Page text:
The liquidation of one of Rostov Oblast's largest coal-mining companies, Rostovugol, could throw 12,000 people out of work, "Vremya MN" reported on 14 February. According to the daily, the interdepartmental commission for socioeconomic problems in the coal-producing regions, which is headed by Energy Minister Igor Yusufov, decided that the only legal means of extinguishing the company's 11-month backlog of unpaid wages to its workers would be to liquidate the company. However, local officials report that the social situation in the regions "has become red hot." Rostov Oblast Governor Vladimir Chub has already signed a decree designating 25 million rubles from the oblast's budget to the company. JAC

Ekho Moskvy reported on 17 February that there have been attacks by skinheads in both St. Petersburg and Moscow. In Moscow, a 10th-grade Azerbaijani student was beaten up by five unidentified men with shaven heads. Meanwhile, in St. Petersburg, about 200 skinheads went on a rampage on Prospekt Kultury, beating up passers-by and smashing shop windows and advertising billboards. According to the city's MVD authorities, the youths were not drunk or under the influence of drugs. JAC

An international seminar on the "Integration of Roma Communities in Modern Society" has opened in the city of Samara, "Nezavisimaya gazeta" reported on 18 February. More than 60 representatives of Roma communities and public organizations in Moscow, St. Petersburg, the Komi Republic, the Urals region, Volgograd Oblast, and a number of countries in East and Central Europe and the CIS, were in attendance together with government representatives from the Baltic states. In addition, representatives from the Council of Europe, the Moscow Helsinki Group, and Russian governmental organizations, such as the MVD, participated. At the four-day meeting, delegates were expected to discuss civil rights for Roma, among other issues. JAC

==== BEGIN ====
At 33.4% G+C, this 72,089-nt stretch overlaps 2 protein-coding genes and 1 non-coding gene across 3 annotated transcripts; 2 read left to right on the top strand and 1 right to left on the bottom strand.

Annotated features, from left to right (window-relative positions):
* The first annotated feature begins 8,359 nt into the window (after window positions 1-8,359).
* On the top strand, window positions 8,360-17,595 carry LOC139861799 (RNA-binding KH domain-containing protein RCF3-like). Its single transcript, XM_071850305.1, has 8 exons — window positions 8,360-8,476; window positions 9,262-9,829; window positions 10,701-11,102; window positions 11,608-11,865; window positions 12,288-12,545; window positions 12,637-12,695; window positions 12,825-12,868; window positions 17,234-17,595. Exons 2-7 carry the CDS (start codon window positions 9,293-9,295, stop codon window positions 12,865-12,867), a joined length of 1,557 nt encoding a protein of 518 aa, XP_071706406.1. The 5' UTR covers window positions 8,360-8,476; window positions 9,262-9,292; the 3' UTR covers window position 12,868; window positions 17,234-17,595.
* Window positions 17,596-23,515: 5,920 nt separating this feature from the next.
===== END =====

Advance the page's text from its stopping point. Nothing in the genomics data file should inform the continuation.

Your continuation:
Incumbent Tuva Republic President Sherig-ool Oorzhak is expected to win elections for the head of the republican government scheduled for 17 March, "Vremya MN" reported on 13 February. The republic changed its constitution, abolishing the post of president, so that Oorzhak could run for a third consecutive term without violating any rules against third terms for a president, according to the daily. Almost all of the republic's political elite is taking part in the election; eight candidates have been registered including the chairman of the republican parliament, Sholban Kara-ool; Kyzyl Mayor Aleksandr Kashin; former republican Election Commission Chairman Nikolai Ondar; First Deputy Mayor of Kyzyl Viktor Busatyi; head of the republic's legal department, Vyacheslav Darzha; Trading House M director Stanislav Pivovarov; and chairman of the administration of Tis-khem Viche-ool Shyyrap. According to EWI's "Russian Regional Report," on 6 February, Mezhprombank head Sergei Pugachev, who was recently named to represent the republic in the upper house, recently traveled to Kyzyl where he offered Oorzhak financial backing for his campaign. According to the weekly, "most observers believe that Pugachev's deep pockets will assure Oorzhak's victory." JAC